The end of the QRS is indicated by the blue lines.  There still appears to be some ST elevation and depression, but it is less.  There is a Brugada Type 1 morphology in V1-V3.


The patient was in cardiogenic shock, partly due to bradycardia and partly due to presumed low SVR, as the ejection fraction by bedside ultrasound was excellent.  He was put on an epinephrine drip to increase heart rate and Systemic Vascular Resistance.  75 minutes later, the pH was 7.00 and this was the ECG:
Still bizarre, and Brugada-like, but normalizing.

Further information:
It turns out he had had a bradycardia arrest 7 weeks prior, also associated with cocaine, and with apparent status epilepticus.  In that case, there probably was never a shockable rhythm.  This was his first ECG at that time (pH 6.68)
Again, it is a bizarre RBBB pattern with Brugada type 1 morphology.  There is ST elevation but it does not look like the ST elevation of STEMI as it is downsloping with a negative T-wave.

7 minutes later, this ECG was recorded:
It is narrowing a bit but still bizarre with RBBB morphology and downsloping STE.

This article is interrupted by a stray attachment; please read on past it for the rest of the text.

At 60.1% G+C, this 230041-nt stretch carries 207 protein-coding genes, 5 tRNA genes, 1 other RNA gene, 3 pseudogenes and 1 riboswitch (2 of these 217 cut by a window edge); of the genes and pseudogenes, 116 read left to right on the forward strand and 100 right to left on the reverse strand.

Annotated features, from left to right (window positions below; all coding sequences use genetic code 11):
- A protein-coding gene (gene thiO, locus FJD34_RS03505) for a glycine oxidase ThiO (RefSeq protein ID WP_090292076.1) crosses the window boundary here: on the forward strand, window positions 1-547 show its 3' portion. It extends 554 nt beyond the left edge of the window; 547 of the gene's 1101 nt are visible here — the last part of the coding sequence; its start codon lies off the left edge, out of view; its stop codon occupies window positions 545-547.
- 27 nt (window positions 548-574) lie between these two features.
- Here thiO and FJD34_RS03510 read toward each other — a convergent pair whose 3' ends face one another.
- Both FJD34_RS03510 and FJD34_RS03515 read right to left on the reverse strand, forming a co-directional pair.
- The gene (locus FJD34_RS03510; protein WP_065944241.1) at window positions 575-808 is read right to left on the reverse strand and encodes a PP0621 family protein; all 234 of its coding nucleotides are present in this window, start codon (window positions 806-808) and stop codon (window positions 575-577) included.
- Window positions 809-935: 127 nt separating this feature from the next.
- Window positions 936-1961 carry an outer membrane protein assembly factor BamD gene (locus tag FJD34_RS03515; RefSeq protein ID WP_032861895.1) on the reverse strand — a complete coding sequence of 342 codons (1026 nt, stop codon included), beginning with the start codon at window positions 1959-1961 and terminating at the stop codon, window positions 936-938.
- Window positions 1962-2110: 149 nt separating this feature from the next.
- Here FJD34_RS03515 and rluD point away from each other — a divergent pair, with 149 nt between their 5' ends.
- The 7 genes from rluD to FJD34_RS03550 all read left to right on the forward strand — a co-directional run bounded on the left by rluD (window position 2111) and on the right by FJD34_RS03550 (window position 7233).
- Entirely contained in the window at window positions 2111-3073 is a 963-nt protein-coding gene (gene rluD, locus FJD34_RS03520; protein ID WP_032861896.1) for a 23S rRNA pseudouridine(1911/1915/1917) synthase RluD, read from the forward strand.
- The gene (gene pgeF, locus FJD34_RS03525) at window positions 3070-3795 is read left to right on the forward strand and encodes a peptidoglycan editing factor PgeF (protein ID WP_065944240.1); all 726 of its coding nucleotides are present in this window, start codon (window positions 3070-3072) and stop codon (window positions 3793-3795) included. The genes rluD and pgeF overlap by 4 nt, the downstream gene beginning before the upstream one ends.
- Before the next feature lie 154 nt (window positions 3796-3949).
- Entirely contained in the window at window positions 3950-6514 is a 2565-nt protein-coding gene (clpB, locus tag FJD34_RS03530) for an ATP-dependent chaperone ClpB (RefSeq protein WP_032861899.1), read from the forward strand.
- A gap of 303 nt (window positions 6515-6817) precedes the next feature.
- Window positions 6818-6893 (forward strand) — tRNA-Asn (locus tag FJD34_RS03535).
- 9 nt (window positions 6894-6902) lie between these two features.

And yet another had been recorded at 24 minutes after the 1st (17 after the 2nd)


At that visit, he had been cooled. Angiogram had shown no Coronary disease.  He had awoken and been discharged.  His cardiac arrest had been attributed to status epilepticus and polysubstance abuse.



Further Events on this Presentation:

Pupils were still fixed and dilated. Even with the ambient lights off, there was no response to light.  Since PEA arrest with severe neurologic deficits may be due to intracranial bleed, including subarachnoid hemorrhage (and SAH may be caused by cocaine), we obtained a head CT before initiating cooling.  It was negative.

He was cooled and admitted to the ICU.

The next day he was moving all extremities, had a peak troponin of 0.50 ng/mL, and had a normal echocardiogram.

Here was the next day ECG at a temp of 33 degrees:
I am uncertain, but I suspect that he is shivering.  All the bizarre findings are gone.


He awoke fully and neurologically intact (so much for GCS 3 with fixed and dilated pupils!).

We consulted the electrophysiologist, who plans to do a workup for occult Brugada syndrome.  The workup may include family history, provocative testing with Na channel blocking agents, and ECGs of family members.